In 2008, the world was hit by a banking crisis after enjoying a long period of economic growth. The crisis was followed by sudden stock market drops, bursting of the real estate bubble and an extensive financial crisis that spread to one country after another. Although politicians and economists periodically issue euphoric statements that normalcy is about to return and that the consumerist spree can resume with wild abandon, this has not happened. In fact, the longer the crisis lasts, the more people will ask, apprehensively, whether it will ever happen.

In Global Hangover (“Globaalpohmelus”) a work based on hundreds of studies, articles and books, Kaupo Vipp has provided as exhaustive an answer to this question as possible. The conclusions are not all that comforting. “The constant growth that has lasted over 200 years is ending and inevitable contraction is now beginning. The initial impetus – the dwindling of our resources – causes economic growth to cool off and financial systems to seize up, and sparks a general shift toward deglobalization. The diminishment of the well-being that nations and states were accustomed to has loosed social and political instability that is spreading like wildfire across the whole planet. (It is) seen in the form of strikes against the rise in the pension age, dissatisfaction with austerity programmes, Occupy Wall Street, Arab Spring, food riots, waves of terrorism etc.”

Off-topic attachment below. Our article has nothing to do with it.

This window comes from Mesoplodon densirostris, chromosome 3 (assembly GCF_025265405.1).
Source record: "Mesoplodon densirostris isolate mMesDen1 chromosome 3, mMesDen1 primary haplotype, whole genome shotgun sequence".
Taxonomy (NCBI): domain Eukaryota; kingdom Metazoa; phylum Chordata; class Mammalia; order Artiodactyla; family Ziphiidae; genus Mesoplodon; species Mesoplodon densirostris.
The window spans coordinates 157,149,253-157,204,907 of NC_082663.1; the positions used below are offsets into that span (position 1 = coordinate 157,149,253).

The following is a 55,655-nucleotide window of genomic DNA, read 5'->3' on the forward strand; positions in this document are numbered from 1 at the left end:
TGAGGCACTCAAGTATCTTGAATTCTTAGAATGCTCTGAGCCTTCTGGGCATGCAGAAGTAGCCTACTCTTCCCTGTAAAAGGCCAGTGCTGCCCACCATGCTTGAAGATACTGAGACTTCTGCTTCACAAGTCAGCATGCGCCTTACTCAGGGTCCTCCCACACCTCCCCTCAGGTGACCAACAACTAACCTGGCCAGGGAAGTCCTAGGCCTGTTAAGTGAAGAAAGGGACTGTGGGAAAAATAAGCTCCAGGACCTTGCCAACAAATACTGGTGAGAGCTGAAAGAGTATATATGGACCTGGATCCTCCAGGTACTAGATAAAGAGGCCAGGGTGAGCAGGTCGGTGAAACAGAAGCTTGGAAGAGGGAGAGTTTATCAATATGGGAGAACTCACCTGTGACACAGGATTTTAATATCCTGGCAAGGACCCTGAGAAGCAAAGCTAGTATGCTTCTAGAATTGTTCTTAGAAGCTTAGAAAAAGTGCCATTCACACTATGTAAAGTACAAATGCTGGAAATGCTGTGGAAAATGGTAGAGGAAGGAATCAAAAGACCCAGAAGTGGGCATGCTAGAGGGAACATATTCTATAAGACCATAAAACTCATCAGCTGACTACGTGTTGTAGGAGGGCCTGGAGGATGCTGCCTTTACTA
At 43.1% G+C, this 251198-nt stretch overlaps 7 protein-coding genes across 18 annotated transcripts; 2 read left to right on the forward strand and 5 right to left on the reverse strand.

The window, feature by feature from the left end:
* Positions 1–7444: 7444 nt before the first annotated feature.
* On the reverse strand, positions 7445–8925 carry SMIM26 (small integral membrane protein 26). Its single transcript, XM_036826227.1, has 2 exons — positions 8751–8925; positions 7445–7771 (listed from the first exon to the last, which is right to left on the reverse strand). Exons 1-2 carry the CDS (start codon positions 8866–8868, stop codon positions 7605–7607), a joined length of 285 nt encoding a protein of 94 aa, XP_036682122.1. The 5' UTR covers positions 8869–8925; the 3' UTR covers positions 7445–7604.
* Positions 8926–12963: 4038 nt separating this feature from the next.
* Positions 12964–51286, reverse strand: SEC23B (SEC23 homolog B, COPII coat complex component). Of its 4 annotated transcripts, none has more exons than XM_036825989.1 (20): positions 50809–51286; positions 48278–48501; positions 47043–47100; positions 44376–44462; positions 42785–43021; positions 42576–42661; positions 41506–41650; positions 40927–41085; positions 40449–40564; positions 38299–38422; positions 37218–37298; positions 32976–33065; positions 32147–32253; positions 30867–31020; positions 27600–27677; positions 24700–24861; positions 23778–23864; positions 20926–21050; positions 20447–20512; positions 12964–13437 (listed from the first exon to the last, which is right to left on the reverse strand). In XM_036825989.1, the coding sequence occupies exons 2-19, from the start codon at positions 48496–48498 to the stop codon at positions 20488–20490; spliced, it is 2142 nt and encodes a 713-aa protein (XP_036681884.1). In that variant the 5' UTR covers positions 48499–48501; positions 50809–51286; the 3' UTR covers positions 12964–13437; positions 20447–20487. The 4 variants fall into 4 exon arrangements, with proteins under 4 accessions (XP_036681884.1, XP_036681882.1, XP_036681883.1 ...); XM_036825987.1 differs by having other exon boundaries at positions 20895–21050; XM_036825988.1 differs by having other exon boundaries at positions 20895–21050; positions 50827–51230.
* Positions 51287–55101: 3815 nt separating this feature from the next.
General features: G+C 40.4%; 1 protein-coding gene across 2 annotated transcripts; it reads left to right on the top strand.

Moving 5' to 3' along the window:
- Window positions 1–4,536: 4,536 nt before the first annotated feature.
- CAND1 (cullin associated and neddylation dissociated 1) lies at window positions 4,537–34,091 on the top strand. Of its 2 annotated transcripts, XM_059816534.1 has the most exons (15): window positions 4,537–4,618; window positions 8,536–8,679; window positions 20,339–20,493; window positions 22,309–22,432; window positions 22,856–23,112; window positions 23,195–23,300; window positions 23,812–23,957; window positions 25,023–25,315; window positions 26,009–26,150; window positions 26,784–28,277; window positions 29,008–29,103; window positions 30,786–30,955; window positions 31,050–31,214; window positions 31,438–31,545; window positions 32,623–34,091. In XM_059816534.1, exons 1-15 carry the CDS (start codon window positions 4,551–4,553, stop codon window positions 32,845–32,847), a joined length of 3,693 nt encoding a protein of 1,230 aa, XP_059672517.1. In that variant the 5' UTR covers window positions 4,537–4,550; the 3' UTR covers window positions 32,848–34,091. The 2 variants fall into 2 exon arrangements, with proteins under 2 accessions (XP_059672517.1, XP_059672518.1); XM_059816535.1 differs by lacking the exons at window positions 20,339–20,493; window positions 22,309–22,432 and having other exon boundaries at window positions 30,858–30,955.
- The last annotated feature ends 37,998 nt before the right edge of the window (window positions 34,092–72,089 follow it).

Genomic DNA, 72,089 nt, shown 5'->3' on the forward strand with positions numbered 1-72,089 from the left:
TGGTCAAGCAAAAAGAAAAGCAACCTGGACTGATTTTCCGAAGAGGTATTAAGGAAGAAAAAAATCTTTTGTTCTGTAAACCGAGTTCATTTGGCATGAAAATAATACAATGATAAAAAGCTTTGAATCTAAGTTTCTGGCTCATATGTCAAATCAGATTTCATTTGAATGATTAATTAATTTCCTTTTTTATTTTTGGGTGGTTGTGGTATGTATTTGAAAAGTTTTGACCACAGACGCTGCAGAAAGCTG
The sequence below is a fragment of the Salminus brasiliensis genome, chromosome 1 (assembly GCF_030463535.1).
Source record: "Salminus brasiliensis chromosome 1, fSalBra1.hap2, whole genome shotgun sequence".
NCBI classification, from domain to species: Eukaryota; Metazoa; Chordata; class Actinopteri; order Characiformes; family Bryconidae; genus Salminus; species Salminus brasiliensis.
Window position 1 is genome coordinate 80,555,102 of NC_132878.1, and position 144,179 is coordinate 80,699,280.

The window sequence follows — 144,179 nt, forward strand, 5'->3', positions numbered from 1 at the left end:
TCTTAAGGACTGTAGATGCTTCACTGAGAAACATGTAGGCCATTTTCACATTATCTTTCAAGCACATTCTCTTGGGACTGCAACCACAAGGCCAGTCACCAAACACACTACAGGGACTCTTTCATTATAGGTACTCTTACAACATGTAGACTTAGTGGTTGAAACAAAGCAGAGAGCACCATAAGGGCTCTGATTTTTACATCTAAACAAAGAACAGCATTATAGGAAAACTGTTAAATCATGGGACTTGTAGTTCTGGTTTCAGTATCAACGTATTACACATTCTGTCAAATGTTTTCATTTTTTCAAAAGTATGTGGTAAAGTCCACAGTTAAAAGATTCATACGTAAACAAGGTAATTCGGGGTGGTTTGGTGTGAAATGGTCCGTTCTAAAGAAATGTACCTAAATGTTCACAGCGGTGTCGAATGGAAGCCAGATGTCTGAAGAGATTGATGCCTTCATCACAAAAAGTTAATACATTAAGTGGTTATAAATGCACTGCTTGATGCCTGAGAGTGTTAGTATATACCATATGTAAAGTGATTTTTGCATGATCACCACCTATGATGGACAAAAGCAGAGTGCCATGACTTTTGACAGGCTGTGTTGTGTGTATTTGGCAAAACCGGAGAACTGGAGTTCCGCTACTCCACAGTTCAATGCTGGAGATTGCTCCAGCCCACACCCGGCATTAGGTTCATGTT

Some readers will see Vipp’s work as too green-tinged or too anti-liberal (in the economic sense) but even the most critical will not be left ambivalent and the book will certainly stimulate the mind.

Vipp has provided epigraphs for each chapter from well-known scholars and thinkers. The one from Schopenhauer ably serves to describe the effect of the revelations in Global Hangover: “All truth passes through three stages. First, it is ridiculed. Second, it is violently opposed. Third, it is accepted as being self-evident.”